Ancient Monuments

History on the Ground

This site is entirely user-supported. See how you can help.

Motte in Castle Hill Wood, Huntley

A Scheduled Monument in Taynton, Gloucestershire

We don't have any photos of this monument yet. Why don't you be the first to send us one?

Upload Photo »

Approximate Location Map
Large Map »

If Google Street View is available, the image is from the best available vantage point looking, if possible, towards the location of the monument. Where it is not available, the satellite view is shown instead.


Latitude: 51.888 / 51°53'16"N

Longitude: -2.4152 / 2°24'54"W

OS Eastings: 371521.956964

OS Northings: 221131.277336

OS Grid: SO715211

Mapcode National: GBR FZ.R9HL

Mapcode Global: VH942.3T10

Entry Name: Motte in Castle Hill Wood, Huntley

Scheduled Date: 1 January 1900

Source: Historic England

Source ID: 1002070

English Heritage Legacy ID: GC 449

County: Gloucestershire

Civil Parish: Taynton

Traditional County: Gloucestershire

Lieutenancy Area (Ceremonial County): Gloucestershire

Church of England Parish: Huntley St John the Baptist

Church of England Diocese: Gloucester


Ringwork 410m south west of Tuns Farm.

Source: Historic England


This record was the subject of a minor enhancement on 25 September 2015. The record has been generated from an "old county number" (OCN) scheduling record. These are monuments that were not reviewed under the Monuments Protection Programme and are some of our oldest designation records.

The monument includes a ringwork situated on the upper southern valley side of a major tributary to the River Leadon. Also known as ‘Taynton Castle’ and ‘Motte in Castle Hill Wood’ the ringwork survives as an oval enclosure measuring approximately 30m long by 25m wide internally and defined by a rampart bank up to 8m wide and 1.7m high, which widens slightly to the north east. The ramparts are surrounded by a largely buried ditch. There is an entrance to the south east. The ringwork is thought to date to the 11th or 12th century. To the north it is slightly clipped by a forest track which crosses the upper fills of the ditch. As a relatively small example of a ringwork it might equally be classed as a motte which is a similar type and date of medieval castle which excavation alone could confirm.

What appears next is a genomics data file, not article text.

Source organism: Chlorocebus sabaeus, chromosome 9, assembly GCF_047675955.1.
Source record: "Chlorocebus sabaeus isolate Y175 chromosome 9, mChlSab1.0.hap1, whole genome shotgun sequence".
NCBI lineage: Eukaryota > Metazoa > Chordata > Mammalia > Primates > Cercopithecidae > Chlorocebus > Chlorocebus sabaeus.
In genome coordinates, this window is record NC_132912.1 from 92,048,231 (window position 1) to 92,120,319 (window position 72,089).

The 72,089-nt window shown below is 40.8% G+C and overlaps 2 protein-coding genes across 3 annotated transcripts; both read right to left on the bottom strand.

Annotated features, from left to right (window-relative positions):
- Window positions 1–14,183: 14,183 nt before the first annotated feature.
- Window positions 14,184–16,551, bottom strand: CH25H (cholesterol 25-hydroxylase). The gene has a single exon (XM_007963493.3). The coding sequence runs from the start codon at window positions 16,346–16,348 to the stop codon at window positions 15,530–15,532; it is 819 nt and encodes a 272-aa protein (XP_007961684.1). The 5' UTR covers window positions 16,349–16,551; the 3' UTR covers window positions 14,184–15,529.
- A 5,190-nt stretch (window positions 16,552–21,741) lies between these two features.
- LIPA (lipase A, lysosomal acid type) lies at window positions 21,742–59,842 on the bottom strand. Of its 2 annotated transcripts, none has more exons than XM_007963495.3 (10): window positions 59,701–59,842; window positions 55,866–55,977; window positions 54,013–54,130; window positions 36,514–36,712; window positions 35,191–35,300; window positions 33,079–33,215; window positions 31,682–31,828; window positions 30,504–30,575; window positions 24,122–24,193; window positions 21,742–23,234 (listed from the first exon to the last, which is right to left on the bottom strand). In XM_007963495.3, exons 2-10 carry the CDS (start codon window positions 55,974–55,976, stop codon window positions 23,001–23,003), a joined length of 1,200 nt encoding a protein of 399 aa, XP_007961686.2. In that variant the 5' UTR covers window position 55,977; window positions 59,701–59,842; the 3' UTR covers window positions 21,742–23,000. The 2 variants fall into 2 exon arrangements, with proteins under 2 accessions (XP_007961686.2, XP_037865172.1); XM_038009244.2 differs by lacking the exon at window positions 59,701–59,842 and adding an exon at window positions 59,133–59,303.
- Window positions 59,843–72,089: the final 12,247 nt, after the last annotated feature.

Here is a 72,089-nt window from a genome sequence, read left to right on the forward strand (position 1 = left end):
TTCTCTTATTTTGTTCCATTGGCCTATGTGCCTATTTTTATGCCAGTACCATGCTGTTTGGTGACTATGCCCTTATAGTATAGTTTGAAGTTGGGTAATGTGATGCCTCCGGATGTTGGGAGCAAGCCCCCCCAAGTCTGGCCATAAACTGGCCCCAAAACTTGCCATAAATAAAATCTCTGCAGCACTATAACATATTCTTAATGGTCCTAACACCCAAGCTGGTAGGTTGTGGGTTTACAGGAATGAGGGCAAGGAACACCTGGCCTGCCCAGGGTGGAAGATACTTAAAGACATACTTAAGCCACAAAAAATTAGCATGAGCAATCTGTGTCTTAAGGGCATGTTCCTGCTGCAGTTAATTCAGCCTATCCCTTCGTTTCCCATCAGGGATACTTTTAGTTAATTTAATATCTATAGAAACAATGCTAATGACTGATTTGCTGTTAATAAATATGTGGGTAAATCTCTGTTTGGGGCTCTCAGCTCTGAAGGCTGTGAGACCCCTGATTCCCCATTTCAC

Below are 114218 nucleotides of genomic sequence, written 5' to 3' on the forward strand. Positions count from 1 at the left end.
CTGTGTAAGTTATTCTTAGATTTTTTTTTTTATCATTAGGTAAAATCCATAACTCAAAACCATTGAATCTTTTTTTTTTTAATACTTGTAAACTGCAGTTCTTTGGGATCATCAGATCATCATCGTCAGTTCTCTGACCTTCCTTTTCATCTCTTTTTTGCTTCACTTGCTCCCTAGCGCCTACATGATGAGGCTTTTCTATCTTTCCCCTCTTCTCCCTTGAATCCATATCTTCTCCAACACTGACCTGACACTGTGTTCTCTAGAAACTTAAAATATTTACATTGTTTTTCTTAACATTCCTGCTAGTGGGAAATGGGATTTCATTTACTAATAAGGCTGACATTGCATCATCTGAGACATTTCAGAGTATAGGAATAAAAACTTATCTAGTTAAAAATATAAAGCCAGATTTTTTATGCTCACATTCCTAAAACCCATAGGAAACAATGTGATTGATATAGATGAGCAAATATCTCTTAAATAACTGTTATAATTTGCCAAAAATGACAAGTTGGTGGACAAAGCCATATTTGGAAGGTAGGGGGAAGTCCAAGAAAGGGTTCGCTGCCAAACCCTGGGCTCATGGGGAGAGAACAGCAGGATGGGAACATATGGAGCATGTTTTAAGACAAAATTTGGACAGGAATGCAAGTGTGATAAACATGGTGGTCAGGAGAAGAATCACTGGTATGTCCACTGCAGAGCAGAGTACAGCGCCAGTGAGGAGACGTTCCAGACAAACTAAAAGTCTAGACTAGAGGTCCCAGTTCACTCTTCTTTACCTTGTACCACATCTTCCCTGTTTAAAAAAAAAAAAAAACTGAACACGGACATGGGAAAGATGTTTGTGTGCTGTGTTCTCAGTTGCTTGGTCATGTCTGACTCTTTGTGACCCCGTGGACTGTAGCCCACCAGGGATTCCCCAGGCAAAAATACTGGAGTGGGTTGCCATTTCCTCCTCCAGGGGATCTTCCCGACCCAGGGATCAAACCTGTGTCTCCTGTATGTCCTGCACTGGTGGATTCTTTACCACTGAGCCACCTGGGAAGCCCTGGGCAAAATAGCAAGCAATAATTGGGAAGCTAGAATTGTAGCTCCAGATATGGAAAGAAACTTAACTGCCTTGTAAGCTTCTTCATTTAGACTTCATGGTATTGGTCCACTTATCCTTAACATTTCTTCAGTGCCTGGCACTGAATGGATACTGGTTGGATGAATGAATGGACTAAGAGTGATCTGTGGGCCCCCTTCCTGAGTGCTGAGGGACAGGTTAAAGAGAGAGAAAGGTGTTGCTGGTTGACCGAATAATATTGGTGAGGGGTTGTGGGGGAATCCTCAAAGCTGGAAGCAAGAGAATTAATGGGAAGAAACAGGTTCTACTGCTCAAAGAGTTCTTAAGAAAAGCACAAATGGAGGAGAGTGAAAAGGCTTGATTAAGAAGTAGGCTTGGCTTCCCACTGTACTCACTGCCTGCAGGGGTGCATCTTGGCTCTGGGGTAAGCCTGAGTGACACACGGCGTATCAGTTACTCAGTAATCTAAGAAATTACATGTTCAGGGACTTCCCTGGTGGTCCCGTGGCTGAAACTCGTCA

Source: Historic England

Reasons for Scheduling

Ringworks are medieval fortifications built and occupied from the late Anglo-Saxon period to the later 12th century. They comprised a small defended area containing buildings which was surrounded or partly surrounded by a substantial ditch and a bank surmounted by a timber palisade or, rarely, a stone wall. Ringworks acted as strongholds for military operations and in some cases as defended aristocratic or manorial settlements. They are rare nationally with only 200 recorded examples. As such, and as one of a limited number and very restricted range of Anglo-Saxon and Norman fortifications, ringworks are of particular significance to our understanding of the period.

Motte castles are medieval fortifications introduced into Britain by the Normans. They comprised a large conical mound of earth or rubble, the motte, surmounted by a palisade and a stone or timber tower. Motte castles acted as garrison forts during offensive military operations, as strongholds, and, in many cases, as aristocratic residences and as centres of local or royal administration. Built in towns, villages and open countryside, motte castles generally occupied strategic positions dominating their immediate locality and, as a result, are the most visually impressive monuments of the early post-Conquest period surviving in the modern landscape. Some 100-150 examples of motte castles exist nationally. As one of a restricted range of recognised early post-Conquest monuments, they are particularly important for the study of Norman Britain and the development of the feudal system. Although many were occupied for only a short period of time, motte castles continued to be built and occupied from the 11th to the 13th centuries, after which they were superseded by other types of castle.

Despite tree growth the ringwork 410m south west of Tuns Farm survives well and will contain archaeological and environmental evidence relating to its construction, longevity, social organisation, territorial, strategic and political significance, domestic arrangements, abandonment and overall landscape context.

Source: Historic England


PastScape 113462

Source: Historic England

Other nearby scheduled monuments is an independent online resource and is not associated with any government department. All government data published here is used under licence. Please do not contact for any queries related to any individual ancient or schedued monument, planning permission related to scheduled monuments or the scheduling process itself. is a Good Stuff website.